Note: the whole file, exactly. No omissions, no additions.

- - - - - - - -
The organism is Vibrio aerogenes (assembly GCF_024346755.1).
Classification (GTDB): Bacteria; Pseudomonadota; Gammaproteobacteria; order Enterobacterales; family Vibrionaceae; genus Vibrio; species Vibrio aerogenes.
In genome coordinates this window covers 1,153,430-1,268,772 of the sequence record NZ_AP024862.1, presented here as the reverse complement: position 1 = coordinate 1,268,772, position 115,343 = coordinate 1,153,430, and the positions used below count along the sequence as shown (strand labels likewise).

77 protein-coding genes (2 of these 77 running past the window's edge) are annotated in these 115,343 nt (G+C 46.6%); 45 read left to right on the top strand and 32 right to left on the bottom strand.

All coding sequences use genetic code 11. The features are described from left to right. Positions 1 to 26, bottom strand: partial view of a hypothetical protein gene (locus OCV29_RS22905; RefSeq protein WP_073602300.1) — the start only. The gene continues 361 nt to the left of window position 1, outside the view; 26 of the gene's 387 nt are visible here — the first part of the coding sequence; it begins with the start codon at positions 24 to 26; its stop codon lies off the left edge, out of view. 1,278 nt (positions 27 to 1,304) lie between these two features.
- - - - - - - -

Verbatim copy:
The organism is Vibrio aerogenes (assembly GCF_024346755.1).
Classification (GTDB): Bacteria; Pseudomonadota; Gammaproteobacteria; order Enterobacterales; family Vibrionaceae; genus Vibrio; species Vibrio aerogenes.
In genome coordinates this window covers 1,153,430-1,268,772 of the sequence record NZ_AP024862.1, presented here as the reverse complement: position 1 = coordinate 1,268,772, position 115,343 = coordinate 1,153,430, and the positions used below count along the sequence as shown (strand labels likewise).

77 protein-coding genes (2 of these 77 running past the window's edge) are annotated in these 115,343 nt (G+C 46.6%); 45 read left to right on the top strand and 32 right to left on the bottom strand.

All coding sequences use genetic code 11. The features are described from left to right. Positions 1 to 26, bottom strand: partial view of a hypothetical protein gene (locus OCV29_RS22905; RefSeq protein WP_073602300.1) — the start only. The gene continues 361 nt to the left of window position 1, outside the view; 26 of the gene's 387 nt are visible here — the first part of the coding sequence; it begins with the start codon at positions 24 to 26; its stop codon lies off the left edge, out of view. 1,278 nt (positions 27 to 1,304) lie between these two features.